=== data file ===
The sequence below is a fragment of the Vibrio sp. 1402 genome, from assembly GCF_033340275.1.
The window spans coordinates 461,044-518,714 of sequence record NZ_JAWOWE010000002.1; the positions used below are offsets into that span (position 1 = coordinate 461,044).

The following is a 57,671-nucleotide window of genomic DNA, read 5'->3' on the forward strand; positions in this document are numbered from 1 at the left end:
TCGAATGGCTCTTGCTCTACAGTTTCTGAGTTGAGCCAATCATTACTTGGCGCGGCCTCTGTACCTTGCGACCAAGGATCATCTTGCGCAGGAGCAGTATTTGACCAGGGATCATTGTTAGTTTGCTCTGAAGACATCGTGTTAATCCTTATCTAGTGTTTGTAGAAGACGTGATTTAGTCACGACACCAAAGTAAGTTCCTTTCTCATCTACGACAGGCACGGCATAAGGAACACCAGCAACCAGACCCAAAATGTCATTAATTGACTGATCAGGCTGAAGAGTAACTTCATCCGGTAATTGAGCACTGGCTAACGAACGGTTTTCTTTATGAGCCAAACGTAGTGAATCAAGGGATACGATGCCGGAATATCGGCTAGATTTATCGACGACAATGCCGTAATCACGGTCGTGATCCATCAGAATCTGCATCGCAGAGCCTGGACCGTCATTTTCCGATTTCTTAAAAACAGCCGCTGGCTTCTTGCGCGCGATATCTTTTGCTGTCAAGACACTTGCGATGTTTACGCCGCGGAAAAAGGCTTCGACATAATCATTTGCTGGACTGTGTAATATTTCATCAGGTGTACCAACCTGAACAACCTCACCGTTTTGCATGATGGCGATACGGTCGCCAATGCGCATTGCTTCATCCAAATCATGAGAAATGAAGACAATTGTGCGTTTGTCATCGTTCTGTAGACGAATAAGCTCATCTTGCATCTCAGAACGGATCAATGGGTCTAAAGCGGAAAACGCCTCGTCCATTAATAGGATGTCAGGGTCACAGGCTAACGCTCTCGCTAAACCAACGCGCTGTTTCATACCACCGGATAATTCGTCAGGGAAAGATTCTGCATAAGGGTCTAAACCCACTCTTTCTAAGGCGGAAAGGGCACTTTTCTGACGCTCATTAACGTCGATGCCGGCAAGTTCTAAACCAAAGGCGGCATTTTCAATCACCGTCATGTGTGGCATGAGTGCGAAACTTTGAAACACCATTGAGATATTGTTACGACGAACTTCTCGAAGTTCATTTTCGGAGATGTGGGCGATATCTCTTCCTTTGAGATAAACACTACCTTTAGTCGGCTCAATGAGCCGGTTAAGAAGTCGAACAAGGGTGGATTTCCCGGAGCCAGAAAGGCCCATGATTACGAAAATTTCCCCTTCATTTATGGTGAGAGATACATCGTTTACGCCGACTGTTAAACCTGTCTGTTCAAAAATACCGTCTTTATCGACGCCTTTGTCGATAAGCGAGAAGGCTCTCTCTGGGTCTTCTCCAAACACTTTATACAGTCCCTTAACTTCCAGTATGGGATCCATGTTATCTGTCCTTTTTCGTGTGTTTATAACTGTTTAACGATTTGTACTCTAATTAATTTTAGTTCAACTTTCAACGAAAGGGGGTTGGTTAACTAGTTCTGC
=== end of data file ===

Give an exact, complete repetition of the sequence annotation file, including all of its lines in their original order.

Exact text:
The sequence below is a fragment of the Vibrio sp. 1402 genome, from assembly GCF_033340275.1.
The window spans coordinates 461,044-518,714 of sequence record NZ_JAWOWE010000002.1; the positions used below are offsets into that span (position 1 = coordinate 461,044).

The following is a 57,671-nucleotide window of genomic DNA, read 5'->3' on the forward strand; positions in this document are numbered from 1 at the left end:
TCGAATGGCTCTTGCTCTACAGTTTCTGAGTTGAGCCAATCATTACTTGGCGCGGCCTCTGTACCTTGCGACCAAGGATCATCTTGCGCAGGAGCAGTATTTGACCAGGGATCATTGTTAGTTTGCTCTGAAGACATCGTGTTAATCCTTATCTAGTGTTTGTAGAAGACGTGATTTAGTCACGACACCAAAGTAAGTTCCTTTCTCATCTACGACAGGCACGGCATAAGGAACACCAGCAACCAGACCCAAAATGTCATTAATTGACTGATCAGGCTGAAGAGTAACTTCATCCGGTAATTGAGCACTGGCTAACGAACGGTTTTCTTTATGAGCCAAACGTAGTGAATCAAGGGATACGATGCCGGAATATCGGCTAGATTTATCGACGACAATGCCGTAATCACGGTCGTGATCCATCAGAATCTGCATCGCAGAGCCTGGACCGTCATTTTCCGATTTCTTAAAAACAGCCGCTGGCTTCTTGCGCGCGATATCTTTTGCTGTCAAGACACTTGCGATGTTTACGCCGCGGAAAAAGGCTTCGACATAATCATTTGCTGGACTGTGTAATATTTCATCAGGTGTACCAACCTGAACAACCTCACCGTTTTGCATGATGGCGATACGGTCGCCAATGCGCATTGCTTCATCCAAATCATGAGAAATGAAGACAATTGTGCGTTTGTCATCGTTCTGTAGACGAATAAGCTCATCTTGCATCTCAGAACGGATCAATGGGTCTAAAGCGGAAAACGCCTCGTCCATTAATAGGATGTCAGGGTCACAGGCTAACGCTCTCGCTAAACCAACGCGCTGTTTCATACCACCGGATAATTCGTCAGGGAAAGATTCTGCATAAGGGTCTAAACCCACTCTTTCTAAGGCGGAAAGGGCACTTTTCTGACGCTCATTAACGTCGATGCCGGCAAGTTCTAAACCAAAGGCGGCATTTTCAATCACCGTCATGTGTGGCATGAGTGCGAAACTTTGAAACACCATTGAGATATTGTTACGACGAACTTCTCGAAGTTCATTTTCGGAGATGTGGGCGATATCTCTTCCTTTGAGATAAACACTACCTTTAGTCGGCTCAATGAGCCGGTTAAGAAGTCGAACAAGGGTGGATTTCCCGGAGCCAGAAAGGCCCATGATTACGAAAATTTCCCCTTCATTTATGGTGAGAGATACATCGTTTACGCCGACTGTTAAACCTGTCTGTTCAAAAATACCGTCTTTATCGACGCCTTTGTCGATAAGCGAGAAGGCTCTCTCTGGGTCTTCTCCAAACACTTTATACAGTCCCTTAACTTCCAGTATGGGATCCATGTTATCTGTCCTTTTTCGTGTGTTTATAACTGTTTAACGATTTGTACTCTAATTAATTTTAGTTCAACTTTCAACGAAAGGGGGTTGGTTAACTAGTTCTGC